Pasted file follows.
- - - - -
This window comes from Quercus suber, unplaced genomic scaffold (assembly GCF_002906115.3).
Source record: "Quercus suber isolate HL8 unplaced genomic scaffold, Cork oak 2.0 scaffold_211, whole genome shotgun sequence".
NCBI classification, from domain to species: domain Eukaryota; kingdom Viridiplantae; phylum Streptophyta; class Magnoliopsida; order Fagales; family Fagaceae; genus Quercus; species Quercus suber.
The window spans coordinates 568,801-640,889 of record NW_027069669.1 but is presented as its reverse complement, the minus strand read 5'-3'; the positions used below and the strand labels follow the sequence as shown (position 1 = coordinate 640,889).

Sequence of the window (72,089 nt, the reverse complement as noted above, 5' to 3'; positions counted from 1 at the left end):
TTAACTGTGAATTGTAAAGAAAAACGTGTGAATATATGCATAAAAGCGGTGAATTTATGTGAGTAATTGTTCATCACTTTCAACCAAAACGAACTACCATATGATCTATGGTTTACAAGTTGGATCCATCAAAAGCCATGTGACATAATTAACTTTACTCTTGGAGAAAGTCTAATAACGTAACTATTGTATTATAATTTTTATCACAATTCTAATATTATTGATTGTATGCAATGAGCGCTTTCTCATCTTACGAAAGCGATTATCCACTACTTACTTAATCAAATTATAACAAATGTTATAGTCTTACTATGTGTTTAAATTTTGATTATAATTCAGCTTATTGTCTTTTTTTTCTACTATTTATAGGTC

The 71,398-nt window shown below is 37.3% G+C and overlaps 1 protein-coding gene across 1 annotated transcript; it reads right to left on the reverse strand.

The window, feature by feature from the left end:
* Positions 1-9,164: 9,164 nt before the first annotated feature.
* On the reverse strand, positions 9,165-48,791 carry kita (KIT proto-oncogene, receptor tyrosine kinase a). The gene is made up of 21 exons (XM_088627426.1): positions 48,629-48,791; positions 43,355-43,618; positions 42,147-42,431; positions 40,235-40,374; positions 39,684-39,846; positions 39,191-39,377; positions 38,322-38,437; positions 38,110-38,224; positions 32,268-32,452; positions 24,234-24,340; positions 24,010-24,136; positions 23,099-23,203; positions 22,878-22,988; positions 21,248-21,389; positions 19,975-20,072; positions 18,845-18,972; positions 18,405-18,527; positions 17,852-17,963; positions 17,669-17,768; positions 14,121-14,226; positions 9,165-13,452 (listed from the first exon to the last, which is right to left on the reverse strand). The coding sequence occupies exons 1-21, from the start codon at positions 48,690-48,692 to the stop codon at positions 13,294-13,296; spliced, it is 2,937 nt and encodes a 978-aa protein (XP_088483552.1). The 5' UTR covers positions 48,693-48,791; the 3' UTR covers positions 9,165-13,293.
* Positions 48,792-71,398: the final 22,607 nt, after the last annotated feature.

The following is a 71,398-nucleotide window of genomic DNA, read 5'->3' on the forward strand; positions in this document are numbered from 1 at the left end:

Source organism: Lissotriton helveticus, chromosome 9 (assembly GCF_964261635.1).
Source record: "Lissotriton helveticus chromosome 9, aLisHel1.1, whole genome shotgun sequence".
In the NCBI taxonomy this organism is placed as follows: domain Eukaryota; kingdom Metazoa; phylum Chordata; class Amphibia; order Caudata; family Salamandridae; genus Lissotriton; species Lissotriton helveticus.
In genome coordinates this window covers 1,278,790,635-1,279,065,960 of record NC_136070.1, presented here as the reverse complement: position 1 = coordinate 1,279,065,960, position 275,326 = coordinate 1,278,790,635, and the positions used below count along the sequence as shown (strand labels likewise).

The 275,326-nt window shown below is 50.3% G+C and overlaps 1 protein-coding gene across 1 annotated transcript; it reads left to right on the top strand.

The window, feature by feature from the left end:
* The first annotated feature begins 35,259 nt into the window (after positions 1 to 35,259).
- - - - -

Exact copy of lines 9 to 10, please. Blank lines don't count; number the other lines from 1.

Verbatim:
* Positions 1-9,164: 9,164 nt before the first annotated feature.
* On the reverse strand, positions 9,165-48,791 carry kita (KIT proto-oncogene, receptor tyrosine kinase a). The gene is made up of 21 exons (XM_088627426.1): positions 48,629-48,791; positions 43,355-43,618; positions 42,147-42,431; positions 40,235-40,374; positions 39,684-39,846; positions 39,191-39,377; positions 38,322-38,437; positions 38,110-38,224; positions 32,268-32,452; positions 24,234-24,340; positions 24,010-24,136; positions 23,099-23,203; positions 22,878-22,988; positions 21,248-21,389; positions 19,975-20,072; positions 18,845-18,972; positions 18,405-18,527; positions 17,852-17,963; positions 17,669-17,768; positions 14,121-14,226; positions 9,165-13,452 (listed from the first exon to the last, which is right to left on the reverse strand). The coding sequence occupies exons 1-21, from the start codon at positions 48,690-48,692 to the stop codon at positions 13,294-13,296; spliced, it is 2,937 nt and encodes a 978-aa protein (XP_088483552.1). The 5' UTR covers positions 48,693-48,791; the 3' UTR covers positions 9,165-13,293.